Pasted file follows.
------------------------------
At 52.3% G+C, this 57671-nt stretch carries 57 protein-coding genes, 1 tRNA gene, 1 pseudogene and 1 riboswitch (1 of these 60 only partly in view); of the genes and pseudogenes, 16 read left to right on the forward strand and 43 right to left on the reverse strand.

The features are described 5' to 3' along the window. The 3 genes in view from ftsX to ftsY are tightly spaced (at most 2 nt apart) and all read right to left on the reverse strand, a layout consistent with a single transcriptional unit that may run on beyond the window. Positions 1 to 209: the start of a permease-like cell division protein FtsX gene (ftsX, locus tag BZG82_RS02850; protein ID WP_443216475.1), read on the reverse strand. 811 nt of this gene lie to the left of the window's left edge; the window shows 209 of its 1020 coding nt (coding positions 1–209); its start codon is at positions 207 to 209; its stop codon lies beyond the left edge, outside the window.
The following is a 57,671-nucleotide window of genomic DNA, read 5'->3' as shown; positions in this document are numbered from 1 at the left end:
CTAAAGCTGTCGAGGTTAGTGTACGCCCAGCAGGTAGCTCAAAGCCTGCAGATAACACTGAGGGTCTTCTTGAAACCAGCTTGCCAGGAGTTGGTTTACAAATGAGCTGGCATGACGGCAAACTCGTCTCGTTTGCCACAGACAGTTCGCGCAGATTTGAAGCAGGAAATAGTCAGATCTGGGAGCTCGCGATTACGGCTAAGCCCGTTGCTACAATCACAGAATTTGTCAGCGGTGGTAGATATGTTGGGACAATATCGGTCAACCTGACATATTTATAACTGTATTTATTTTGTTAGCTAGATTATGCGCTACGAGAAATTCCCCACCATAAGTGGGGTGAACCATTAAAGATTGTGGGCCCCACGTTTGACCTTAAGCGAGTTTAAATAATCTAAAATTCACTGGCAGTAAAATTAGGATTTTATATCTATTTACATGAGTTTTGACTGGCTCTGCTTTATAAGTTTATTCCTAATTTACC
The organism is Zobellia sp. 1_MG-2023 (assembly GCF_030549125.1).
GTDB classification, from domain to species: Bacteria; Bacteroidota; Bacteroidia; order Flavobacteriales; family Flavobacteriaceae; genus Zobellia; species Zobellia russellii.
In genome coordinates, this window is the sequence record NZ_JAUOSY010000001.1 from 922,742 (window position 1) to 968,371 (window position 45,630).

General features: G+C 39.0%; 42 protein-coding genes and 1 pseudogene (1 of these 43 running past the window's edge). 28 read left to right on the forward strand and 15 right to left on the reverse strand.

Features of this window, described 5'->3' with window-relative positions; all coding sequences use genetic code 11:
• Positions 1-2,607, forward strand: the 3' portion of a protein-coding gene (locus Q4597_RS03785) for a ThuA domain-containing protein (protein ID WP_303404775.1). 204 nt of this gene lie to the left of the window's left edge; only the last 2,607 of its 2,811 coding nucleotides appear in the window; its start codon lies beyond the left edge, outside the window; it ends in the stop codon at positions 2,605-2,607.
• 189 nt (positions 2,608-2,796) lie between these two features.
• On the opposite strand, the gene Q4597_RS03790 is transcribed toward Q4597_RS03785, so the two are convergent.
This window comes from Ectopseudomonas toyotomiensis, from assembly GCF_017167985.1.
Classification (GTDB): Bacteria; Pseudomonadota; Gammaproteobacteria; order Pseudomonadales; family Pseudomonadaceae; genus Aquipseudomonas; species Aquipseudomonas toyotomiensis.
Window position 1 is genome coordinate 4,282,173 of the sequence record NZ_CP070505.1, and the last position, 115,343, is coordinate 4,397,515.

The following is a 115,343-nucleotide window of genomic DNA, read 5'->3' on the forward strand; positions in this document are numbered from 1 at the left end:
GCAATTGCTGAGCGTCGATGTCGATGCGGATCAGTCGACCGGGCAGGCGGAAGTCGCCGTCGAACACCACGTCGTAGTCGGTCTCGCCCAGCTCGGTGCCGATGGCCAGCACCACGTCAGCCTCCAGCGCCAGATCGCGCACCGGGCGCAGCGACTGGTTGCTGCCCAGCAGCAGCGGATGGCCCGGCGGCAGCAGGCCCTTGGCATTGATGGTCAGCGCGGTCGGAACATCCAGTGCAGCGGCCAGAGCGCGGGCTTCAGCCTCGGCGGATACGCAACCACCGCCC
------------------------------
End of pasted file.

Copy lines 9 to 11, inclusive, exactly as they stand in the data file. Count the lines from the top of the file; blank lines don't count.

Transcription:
Features of this window, described 5'->3' with window-relative positions; all coding sequences use genetic code 11:
• Positions 1-2,607, forward strand: the 3' portion of a protein-coding gene (locus Q4597_RS03785) for a ThuA domain-containing protein (protein ID WP_303404775.1). 204 nt of this gene lie to the left of the window's left edge; only the last 2,607 of its 2,811 coding nucleotides appear in the window; its start codon lies beyond the left edge, outside the window; it ends in the stop codon at positions 2,605-2,607.
• 189 nt (positions 2,608-2,796) lie between these two features.